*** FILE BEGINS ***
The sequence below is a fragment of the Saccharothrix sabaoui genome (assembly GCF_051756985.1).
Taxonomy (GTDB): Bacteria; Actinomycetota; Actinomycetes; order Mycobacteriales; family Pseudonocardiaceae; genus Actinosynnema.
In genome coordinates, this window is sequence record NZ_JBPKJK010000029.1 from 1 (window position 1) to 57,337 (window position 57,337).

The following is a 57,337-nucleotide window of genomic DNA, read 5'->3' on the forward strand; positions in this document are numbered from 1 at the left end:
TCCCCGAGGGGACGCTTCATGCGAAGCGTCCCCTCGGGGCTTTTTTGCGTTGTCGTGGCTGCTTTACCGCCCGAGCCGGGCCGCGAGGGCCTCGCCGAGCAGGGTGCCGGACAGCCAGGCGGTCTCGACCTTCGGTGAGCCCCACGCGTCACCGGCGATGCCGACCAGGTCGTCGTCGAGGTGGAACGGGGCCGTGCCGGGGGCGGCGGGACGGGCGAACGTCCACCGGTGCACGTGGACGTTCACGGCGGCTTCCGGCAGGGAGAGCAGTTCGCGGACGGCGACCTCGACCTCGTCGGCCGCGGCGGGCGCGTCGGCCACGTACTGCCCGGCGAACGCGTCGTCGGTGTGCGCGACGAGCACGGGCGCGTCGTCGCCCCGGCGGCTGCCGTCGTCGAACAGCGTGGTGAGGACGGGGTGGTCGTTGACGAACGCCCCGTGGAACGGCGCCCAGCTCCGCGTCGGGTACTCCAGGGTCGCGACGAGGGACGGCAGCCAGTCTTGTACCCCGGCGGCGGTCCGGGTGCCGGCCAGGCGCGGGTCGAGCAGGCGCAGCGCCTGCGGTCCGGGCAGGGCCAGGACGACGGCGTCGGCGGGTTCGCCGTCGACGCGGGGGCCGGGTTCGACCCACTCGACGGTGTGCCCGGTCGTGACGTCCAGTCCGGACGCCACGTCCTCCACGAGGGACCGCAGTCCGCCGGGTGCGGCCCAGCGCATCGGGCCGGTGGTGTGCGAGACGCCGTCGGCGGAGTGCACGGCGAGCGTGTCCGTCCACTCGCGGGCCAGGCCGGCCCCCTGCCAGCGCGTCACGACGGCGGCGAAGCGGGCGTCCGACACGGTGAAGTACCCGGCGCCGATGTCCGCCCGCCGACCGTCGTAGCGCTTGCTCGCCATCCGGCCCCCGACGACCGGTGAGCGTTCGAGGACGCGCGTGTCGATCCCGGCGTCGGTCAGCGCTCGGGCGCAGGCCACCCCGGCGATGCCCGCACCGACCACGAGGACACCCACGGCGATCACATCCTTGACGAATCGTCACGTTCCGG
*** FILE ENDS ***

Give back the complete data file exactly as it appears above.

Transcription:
The sequence below is a fragment of the Saccharothrix sabaoui genome (assembly GCF_051756985.1).
Taxonomy (GTDB): Bacteria; Actinomycetota; Actinomycetes; order Mycobacteriales; family Pseudonocardiaceae; genus Actinosynnema.
In genome coordinates, this window is sequence record NZ_JBPKJK010000029.1 from 1 (window position 1) to 57,337 (window position 57,337).

The following is a 57,337-nucleotide window of genomic DNA, read 5'->3' on the forward strand; positions in this document are numbered from 1 at the left end:
TCCCCGAGGGGACGCTTCATGCGAAGCGTCCCCTCGGGGCTTTTTTGCGTTGTCGTGGCTGCTTTACCGCCCGAGCCGGGCCGCGAGGGCCTCGCCGAGCAGGGTGCCGGACAGCCAGGCGGTCTCGACCTTCGGTGAGCCCCACGCGTCACCGGCGATGCCGACCAGGTCGTCGTCGAGGTGGAACGGGGCCGTGCCGGGGGCGGCGGGACGGGCGAACGTCCACCGGTGCACGTGGACGTTCACGGCGGCTTCCGGCAGGGAGAGCAGTTCGCGGACGGCGACCTCGACCTCGTCGGCCGCGGCGGGCGCGTCGGCCACGTACTGCCCGGCGAACGCGTCGTCGGTGTGCGCGACGAGCACGGGCGCGTCGTCGCCCCGGCGGCTGCCGTCGTCGAACAGCGTGGTGAGGACGGGGTGGTCGTTGACGAACGCCCCGTGGAACGGCGCCCAGCTCCGCGTCGGGTACTCCAGGGTCGCGACGAGGGACGGCAGCCAGTCTTGTACCCCGGCGGCGGTCCGGGTGCCGGCCAGGCGCGGGTCGAGCAGGCGCAGCGCCTGCGGTCCGGGCAGGGCCAGGACGACGGCGTCGGCGGGTTCGCCGTCGACGCGGGGGCCGGGTTCGACCCACTCGACGGTGTGCCCGGTCGTGACGTCCAGTCCGGACGCCACGTCCTCCACGAGGGACCGCAGTCCGCCGGGTGCGGCCCAGCGCATCGGGCCGGTGGTGTGCGAGACGCCGTCGGCGGAGTGCACGGCGAGCGTGTCCGTCCACTCGCGGGCCAGGCCGGCCCCCTGCCAGCGCGTCACGACGGCGGCGAAGCGGGCGTCCGACACGGTGAAGTACCCGGCGCCGATGTCCGCCCGCCGACCGTCGTAGCGCTTGCTCGCCATCCGGCCCCCGACGACCGGTGAGCGTTCGAGGACGCGCGTGTCGATCCCGGCGTCGGTCAGCGCTCGGGCGCAGGCCACCCCGGCGATGCCCGCACCGACCACGAGGACACCCACGGCGATCACATCCTTGACGAATCGTCACGTTCCGG